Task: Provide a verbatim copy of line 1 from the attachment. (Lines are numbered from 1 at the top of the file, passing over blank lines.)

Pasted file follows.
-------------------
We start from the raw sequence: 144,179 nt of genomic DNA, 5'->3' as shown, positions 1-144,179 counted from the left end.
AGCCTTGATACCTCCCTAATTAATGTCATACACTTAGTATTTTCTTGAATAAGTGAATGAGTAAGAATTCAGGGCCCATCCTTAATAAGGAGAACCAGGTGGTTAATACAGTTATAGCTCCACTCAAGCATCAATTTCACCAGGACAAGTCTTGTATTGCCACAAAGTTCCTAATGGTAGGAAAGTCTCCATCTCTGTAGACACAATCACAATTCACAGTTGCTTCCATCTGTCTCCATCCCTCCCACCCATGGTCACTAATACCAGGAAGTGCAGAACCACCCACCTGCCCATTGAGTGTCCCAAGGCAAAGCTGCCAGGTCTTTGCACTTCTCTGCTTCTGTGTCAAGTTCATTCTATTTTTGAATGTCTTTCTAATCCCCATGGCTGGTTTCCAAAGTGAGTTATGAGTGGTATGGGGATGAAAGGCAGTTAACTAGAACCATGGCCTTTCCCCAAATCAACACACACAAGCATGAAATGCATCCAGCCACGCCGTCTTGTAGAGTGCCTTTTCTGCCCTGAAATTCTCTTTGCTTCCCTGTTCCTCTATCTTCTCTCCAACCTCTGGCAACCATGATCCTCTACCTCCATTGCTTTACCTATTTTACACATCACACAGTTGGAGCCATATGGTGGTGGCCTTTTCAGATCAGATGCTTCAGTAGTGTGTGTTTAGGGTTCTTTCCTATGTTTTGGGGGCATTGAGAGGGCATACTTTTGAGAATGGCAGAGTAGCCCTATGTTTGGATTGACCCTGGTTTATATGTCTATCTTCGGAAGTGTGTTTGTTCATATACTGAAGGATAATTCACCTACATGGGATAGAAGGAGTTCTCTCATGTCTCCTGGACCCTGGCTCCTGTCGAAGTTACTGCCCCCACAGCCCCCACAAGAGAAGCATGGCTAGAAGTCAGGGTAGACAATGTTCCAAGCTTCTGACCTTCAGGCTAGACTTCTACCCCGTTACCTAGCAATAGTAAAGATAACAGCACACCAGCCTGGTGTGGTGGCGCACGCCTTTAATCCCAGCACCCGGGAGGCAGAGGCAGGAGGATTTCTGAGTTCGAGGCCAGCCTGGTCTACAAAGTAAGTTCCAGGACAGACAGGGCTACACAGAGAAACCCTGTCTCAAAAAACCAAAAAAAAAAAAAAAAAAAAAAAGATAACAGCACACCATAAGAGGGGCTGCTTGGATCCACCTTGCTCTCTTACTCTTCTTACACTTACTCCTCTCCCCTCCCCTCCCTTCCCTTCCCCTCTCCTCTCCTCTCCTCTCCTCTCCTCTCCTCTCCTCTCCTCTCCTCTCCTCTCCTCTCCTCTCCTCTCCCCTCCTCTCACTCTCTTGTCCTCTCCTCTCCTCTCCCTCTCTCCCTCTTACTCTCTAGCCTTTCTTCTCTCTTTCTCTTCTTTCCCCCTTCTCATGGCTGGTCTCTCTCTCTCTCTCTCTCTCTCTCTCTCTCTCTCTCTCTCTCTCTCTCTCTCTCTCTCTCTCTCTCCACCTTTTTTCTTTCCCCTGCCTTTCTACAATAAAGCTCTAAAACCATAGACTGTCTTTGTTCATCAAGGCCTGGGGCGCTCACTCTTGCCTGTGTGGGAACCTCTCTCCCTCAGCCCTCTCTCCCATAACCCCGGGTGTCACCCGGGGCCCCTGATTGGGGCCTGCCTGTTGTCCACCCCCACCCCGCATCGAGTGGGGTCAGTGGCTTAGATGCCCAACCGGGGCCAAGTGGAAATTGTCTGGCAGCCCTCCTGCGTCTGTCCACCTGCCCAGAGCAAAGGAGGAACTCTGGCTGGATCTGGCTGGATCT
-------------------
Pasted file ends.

We start from the raw sequence: 144,179 nt of genomic DNA, 5'->3' as shown, positions 1-144,179 counted from the left end.